Sounds of the Township an Expression of an Alternative History (Documentary)
Art has shaped history since the dawn of time. In this collaborative montage of interviews with some of the bigwigs in the South African music industry it becomes clear that if it wasn’t for township music we wouldn’t be living in the South Africa we have today.
Music journalists Charl Blignaut and Sihle Mthembu discuss the history of House in South Africa. How it evolved from pure African sounds to Bubblegum to Kwaito and finally House. But, more importantly they touch on how, especially before the 1994 election, a gathering of “the natives” was seen as a threat, but once music is added it becomes a political act of joy.
During apartheid music became the mouthpiece of the people, granting them freedom from pain and a means to express their anger. This type of political expression being frowned upon by the government, they often had to disguise what the lyrics were really about. This created an alternative history, telling the story of those that had no voice at the time.
Kwaito formed a part of this rebellion, according to Vinny Da Vinci, a Deep House Pioneer. It became the soundtrack of the 1994 elections. A controversial voice of young people embracing the chance to live their freedom.
The Godfather of House, DJ Oskido also shares his rise to fame. His opportunistic attitude and initiative led him and his friends from B.O.P. (Brothers of Peace) to a recording contract with Masters at Work and became a global phenomenon. The former street vendor playing closing sets at Razzmatazz was invited to Miami. This drew new blood to create the Deep House scene, opening up the door for young South Afrians to produce international quality music, but it was no longer political, it became all about the dance.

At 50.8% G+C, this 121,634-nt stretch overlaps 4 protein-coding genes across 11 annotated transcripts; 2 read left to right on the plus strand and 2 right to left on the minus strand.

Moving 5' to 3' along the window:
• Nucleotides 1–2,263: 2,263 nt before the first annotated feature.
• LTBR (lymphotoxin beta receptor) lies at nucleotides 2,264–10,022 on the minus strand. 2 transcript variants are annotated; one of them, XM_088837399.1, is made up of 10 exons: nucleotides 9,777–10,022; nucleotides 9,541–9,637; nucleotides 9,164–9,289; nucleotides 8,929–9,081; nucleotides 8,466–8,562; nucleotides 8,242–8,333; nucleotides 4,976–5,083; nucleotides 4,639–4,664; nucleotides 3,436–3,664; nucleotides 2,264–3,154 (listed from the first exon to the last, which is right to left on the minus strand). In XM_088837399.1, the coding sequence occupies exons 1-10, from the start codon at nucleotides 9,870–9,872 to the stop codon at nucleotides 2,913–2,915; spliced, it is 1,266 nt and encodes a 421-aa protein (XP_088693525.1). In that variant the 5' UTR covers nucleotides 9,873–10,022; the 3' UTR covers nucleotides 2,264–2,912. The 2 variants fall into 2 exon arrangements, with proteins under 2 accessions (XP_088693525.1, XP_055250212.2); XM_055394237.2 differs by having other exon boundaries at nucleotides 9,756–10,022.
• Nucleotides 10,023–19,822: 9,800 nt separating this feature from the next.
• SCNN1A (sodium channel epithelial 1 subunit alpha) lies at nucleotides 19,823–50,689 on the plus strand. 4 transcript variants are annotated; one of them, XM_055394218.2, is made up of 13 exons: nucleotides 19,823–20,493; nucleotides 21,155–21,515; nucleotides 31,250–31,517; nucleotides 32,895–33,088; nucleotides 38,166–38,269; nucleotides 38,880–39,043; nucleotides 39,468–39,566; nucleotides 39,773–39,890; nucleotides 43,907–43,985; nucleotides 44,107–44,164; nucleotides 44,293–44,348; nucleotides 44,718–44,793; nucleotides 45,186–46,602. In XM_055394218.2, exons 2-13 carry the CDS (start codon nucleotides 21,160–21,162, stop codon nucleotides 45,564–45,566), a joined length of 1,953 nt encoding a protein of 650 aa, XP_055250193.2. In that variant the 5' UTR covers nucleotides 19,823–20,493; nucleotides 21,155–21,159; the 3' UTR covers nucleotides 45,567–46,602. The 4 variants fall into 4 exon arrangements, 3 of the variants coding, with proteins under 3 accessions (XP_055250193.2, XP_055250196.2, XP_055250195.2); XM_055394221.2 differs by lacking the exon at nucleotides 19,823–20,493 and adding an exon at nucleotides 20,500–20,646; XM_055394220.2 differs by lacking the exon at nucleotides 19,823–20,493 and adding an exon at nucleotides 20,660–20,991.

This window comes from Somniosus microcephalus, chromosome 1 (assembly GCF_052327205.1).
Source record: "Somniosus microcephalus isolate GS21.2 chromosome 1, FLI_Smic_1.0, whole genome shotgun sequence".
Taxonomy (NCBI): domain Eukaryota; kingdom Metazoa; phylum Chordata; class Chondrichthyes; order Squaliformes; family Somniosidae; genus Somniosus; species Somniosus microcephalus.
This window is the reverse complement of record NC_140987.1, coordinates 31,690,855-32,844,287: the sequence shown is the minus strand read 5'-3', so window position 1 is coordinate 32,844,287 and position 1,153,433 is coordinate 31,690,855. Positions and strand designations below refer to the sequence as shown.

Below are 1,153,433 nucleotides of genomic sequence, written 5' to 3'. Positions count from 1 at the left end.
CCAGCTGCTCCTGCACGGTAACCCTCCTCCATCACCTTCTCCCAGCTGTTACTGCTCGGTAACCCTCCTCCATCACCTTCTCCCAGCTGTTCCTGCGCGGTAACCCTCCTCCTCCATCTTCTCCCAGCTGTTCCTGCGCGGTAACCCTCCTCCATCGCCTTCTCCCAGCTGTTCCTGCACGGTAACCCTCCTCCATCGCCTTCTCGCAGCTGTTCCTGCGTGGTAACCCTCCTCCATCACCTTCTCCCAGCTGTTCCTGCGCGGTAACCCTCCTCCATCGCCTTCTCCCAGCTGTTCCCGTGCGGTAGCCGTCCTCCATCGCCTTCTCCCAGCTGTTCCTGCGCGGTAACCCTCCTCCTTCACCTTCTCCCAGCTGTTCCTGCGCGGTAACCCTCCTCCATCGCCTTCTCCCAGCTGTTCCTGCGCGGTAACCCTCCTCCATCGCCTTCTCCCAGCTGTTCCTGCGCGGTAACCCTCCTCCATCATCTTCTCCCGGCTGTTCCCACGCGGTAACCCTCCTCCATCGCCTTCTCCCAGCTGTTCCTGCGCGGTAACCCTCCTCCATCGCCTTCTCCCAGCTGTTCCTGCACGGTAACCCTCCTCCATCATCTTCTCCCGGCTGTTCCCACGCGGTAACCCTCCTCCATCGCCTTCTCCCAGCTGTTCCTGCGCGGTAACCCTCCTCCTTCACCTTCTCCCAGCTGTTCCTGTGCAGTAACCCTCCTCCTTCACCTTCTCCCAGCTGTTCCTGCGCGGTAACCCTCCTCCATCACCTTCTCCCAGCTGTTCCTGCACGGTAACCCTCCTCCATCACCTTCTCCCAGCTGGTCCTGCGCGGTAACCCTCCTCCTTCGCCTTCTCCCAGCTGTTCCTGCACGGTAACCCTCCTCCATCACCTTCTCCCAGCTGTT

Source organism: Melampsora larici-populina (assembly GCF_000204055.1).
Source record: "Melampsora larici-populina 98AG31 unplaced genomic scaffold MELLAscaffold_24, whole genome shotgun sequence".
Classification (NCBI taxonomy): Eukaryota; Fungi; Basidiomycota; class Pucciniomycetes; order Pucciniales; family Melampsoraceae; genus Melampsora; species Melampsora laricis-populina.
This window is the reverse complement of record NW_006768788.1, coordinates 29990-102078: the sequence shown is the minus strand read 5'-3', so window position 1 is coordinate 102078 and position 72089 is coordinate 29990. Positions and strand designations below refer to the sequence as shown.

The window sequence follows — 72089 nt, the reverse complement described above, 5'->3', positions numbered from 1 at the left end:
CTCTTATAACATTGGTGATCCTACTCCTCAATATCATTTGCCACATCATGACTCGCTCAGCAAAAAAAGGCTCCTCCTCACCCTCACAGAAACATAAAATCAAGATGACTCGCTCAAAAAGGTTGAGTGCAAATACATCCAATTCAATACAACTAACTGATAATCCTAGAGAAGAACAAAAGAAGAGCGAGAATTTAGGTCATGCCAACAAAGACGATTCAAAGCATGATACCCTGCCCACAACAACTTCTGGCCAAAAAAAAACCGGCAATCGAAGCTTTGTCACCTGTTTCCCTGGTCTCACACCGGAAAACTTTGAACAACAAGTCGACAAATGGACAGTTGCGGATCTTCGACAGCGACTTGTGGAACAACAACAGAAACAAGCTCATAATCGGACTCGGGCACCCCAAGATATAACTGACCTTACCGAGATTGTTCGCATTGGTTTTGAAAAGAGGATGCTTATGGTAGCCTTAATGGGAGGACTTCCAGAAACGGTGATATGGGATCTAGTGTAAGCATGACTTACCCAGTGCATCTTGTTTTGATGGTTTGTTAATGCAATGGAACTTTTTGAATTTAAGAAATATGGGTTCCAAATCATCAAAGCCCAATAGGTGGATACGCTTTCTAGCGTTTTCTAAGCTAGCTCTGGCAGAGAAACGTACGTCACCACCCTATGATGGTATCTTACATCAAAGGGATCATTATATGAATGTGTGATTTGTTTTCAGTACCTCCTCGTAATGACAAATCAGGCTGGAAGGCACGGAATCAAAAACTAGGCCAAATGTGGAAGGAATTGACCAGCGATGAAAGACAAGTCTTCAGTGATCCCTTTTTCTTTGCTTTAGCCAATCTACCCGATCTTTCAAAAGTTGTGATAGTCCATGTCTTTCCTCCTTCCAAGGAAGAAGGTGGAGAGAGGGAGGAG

Today, young South African musicians and DJ’s are still keeping up with the times. Evolving to Biccardi House, which uses music as a valuable tool to express themselves.
“Having people from the township tell stories through their music for people from the township is extremely important. People can relate to it, because you’re singing about everyday problems” – Lamiez Holworthy, DJ
AmaPiano is the next big thing, but the House scene is constantly evolving and the future of house depends on what happens at the roots of this culturally vibrant form of expressive art.
“Whatever happens, Dance music is here to stay.”
– Lamiez Holworthy, DJ